High frequency traders under the regulatory spotlight
The regulatory spotlight is shining on high frequency traders and dark pools, but the technological changes that have driven down trading costs for everyone will not be reversed. With market making increasingly the preserve of profit maximising algorithmic traders, there is a growing responsibility on institutions to control where their trades are going and how they are being executed. Those that do not are writing checks to HFTs with clients’ money, writes Simon Maughan.
The problem is simple. Investors are in too much of a hurry to trade and the price of impatience is underperformance. Trading too quickly risks leaving a footprint so large that there is no need to have spent millions on technology to spot this and take advantage. The software exists to analyse the market microstructure and record why it is better to trade different shares at different speeds during the same trading day. The leading software is dynamic, adjusting constantly and using pre trade analytics as nothing more than a starting point for in-trade analysis.
The issue is more complicated and cultural. Portfolio managers make considered investment decisions, taking time to meet a company, investigate its competitors, read its accounts and model its cash flows. An investment committee may even approve decisions. Then the order is rushed to the dealing desk for immediate execution.
Professional investors have a fiduciary duty to take better care of client funds. This means handing responsibility for dealing to your professionals who are in the market every day, while the portfolio managers accept that trading analytics have a role to play in both the timing of execution and the overall expected return on an investment. Heads of Trading need a prominent seat on the investment committee.
In return, traders must upgrade what they do. It is no longer sufficient to spend the IT budget connecting to the algorithms of your favourite investment bank. You must monitor how they are performing, check that they are seeing all the liquidity, slow participation when volume turns out to be unusually large and limit trading when the spread is pushed beyond its normal range. If you do not know what to expect then you cannot differentiate what is significant from what is not. As you trade more stocks it becomes exponentially harder to know whether volume, performance, liquidity and spread are behaving as normal at any minute of the day.
Traders should also consider all the data that litters their screens and ask what they are paying and why. Most likely the answers are too much and for nothing. Dealers regularly complain that the orders on screen are not real and mysteriously vapourise when they reach to hit them. However, these orders are real in one important sense; they are akin to a sonic boom designed to scope out the size and direction of your order and move the market away from you as you rush to complete. If you don’t use the data don’t buy it, but instead spend your money on integrating market microstructure analysis into your platforms, choosing the most complete and visually engaging product.
We frequently hear talk of “running over the HFTs”, referring to sweeping up several layers of bids or asks ticks away from the best market price. In fact, these layers are a trap intended to lure you astray, causing you to buy too high or sell too low. Once your order is complete, the price will return from where it came, lower than where you bought, or higher than where you sold.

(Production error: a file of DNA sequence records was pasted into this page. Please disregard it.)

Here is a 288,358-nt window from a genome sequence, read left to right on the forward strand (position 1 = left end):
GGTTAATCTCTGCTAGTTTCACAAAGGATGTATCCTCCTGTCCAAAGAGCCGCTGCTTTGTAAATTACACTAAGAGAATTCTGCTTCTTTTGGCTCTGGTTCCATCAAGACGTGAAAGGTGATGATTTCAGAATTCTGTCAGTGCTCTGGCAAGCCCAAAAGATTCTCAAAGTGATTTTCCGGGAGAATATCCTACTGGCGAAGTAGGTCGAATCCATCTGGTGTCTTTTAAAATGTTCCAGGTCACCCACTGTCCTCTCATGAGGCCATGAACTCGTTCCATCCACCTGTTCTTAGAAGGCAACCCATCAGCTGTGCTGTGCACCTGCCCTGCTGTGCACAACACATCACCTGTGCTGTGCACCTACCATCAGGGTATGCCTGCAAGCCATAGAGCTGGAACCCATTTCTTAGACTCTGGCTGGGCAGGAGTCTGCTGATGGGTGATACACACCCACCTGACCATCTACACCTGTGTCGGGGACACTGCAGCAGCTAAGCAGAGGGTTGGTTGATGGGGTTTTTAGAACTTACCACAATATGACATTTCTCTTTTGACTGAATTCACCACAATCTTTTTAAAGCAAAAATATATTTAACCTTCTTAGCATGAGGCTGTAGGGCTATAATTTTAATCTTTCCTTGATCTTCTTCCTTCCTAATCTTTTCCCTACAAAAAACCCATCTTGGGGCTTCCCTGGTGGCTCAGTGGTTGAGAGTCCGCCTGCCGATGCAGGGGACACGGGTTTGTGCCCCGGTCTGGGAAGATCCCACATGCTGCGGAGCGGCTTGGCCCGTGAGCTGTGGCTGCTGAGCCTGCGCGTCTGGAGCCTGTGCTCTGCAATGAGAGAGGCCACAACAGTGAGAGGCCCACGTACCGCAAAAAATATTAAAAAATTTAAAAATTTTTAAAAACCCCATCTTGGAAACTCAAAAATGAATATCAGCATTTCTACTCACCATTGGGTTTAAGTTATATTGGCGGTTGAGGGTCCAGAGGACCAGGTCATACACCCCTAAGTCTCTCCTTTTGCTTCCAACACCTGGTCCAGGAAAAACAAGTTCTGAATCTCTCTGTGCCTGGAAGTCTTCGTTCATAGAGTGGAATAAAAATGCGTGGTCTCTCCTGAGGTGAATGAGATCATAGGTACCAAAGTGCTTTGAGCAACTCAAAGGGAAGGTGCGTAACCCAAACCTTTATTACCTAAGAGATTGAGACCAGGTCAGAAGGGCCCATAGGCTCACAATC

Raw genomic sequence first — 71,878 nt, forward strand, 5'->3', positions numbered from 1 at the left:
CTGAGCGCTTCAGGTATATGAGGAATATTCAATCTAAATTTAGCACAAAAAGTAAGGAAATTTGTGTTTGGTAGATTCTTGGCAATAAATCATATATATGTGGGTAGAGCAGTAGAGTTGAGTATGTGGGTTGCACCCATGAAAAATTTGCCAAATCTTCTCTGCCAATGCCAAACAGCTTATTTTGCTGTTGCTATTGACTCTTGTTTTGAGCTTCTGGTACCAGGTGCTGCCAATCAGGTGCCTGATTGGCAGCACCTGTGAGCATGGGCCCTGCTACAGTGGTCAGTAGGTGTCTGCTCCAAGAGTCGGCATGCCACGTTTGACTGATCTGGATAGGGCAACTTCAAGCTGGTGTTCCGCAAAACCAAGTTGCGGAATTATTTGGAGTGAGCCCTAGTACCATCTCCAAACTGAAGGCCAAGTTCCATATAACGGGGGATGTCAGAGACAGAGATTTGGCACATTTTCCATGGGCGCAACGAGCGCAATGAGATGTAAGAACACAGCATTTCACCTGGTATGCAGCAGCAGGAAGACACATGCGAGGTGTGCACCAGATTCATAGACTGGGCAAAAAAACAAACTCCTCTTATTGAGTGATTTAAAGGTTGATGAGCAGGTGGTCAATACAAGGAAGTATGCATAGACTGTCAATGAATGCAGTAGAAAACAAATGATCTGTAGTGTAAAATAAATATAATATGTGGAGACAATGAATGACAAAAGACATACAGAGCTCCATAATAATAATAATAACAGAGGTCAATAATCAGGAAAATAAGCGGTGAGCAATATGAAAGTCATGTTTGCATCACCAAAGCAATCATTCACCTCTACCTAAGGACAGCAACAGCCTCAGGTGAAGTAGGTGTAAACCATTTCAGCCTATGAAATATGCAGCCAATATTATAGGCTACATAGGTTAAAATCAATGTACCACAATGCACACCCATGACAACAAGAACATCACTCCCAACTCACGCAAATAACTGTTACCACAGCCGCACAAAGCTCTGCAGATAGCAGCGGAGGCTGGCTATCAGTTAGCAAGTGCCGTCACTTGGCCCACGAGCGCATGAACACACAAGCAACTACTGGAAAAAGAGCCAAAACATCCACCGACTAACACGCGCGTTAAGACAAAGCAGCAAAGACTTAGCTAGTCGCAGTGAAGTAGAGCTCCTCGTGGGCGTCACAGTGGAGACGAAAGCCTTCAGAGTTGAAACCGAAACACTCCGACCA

If you are measuring dealing using VWAP, you will not spot this problem. Your trader may very well have executed at better than average price while the market was running, but compared with arrival price, your performance is likely to be poor and the reality is that you lost your client money. Optimal schedules exist that will minimize the total costs of trading.
Diving into dark pools to hide your trade means exposing yourselves to whoever is lurking their waiting for you. As the exchanges have responded to pricing pressures by selling more data, it is unrealistic to believe that profit focused alternative trading venues will not do the same, either now or in the future. Lit markets are an important part of the price formation process at the heart of capitalism and you should be confident of what you will encounter should you step away from them.
Market making is just one of the HFTs’ business lines and they are not doing anything illegal. Rather they are earning the returns on heavy investment. There is no need for every buy side firm to undertake this investment as specialist firms exist to do the analysis. Portfolio managers may say that they make investments over the long term, to gain large returns and a few basis points on a winning trade will make no difference. Yet there are good stock pickers at many firms, at least as many as there are outstanding stocks to own, and a few basis points on every trade will make the difference. Furthermore, the manager must contend with inflows and redemptions, placings and IPOs, option overwrites and even trades driven by the risk controller. These must be managed in the optimal way.
Do not be reactionary, invest to control your footprint in the market and stop writing a check to the HFT with your clients’ money.